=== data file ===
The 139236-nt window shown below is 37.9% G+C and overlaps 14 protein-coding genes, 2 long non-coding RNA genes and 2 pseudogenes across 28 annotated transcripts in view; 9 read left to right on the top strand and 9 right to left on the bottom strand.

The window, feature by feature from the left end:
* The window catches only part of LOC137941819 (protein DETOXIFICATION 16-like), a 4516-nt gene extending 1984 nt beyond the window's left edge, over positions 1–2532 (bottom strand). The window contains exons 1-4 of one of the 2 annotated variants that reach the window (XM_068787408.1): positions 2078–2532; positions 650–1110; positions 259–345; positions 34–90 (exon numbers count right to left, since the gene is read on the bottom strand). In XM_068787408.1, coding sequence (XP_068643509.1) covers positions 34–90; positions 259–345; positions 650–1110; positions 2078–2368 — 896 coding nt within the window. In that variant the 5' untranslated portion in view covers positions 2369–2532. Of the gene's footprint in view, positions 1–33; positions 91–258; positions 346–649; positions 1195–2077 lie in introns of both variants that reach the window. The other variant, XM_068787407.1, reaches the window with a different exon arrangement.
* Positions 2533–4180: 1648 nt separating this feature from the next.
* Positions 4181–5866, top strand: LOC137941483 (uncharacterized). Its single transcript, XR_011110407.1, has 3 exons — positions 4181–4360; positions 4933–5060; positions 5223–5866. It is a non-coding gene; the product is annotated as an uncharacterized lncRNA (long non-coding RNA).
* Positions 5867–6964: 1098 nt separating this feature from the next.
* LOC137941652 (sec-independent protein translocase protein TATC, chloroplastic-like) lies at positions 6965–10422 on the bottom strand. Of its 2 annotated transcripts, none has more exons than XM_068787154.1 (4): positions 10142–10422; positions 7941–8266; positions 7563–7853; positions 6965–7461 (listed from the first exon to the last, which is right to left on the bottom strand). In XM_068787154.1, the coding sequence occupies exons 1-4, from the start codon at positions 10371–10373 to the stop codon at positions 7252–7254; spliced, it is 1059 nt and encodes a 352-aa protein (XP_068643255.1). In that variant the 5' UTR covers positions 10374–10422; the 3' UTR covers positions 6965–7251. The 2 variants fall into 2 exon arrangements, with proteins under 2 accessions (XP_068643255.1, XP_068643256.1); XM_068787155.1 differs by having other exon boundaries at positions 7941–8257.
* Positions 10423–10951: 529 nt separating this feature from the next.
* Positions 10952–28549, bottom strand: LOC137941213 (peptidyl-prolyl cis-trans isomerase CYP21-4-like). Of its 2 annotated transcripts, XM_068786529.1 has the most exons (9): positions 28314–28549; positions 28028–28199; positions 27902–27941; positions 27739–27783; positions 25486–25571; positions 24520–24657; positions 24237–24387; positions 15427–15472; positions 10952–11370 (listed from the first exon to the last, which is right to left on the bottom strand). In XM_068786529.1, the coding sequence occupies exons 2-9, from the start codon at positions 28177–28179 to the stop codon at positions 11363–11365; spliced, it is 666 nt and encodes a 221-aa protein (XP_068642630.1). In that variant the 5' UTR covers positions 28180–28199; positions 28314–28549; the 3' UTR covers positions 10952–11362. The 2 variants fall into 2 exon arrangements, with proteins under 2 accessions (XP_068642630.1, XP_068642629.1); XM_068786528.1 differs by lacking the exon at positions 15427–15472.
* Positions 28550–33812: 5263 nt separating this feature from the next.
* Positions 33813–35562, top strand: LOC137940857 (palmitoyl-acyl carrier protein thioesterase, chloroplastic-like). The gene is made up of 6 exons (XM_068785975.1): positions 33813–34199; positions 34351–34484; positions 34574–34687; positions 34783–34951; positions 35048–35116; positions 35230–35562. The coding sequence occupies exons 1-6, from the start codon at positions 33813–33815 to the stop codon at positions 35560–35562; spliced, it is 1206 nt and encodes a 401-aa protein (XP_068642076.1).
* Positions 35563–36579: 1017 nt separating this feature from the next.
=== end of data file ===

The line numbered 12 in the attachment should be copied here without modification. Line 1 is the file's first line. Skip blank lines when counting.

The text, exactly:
* Positions 35563–36579: 1017 nt separating this feature from the next.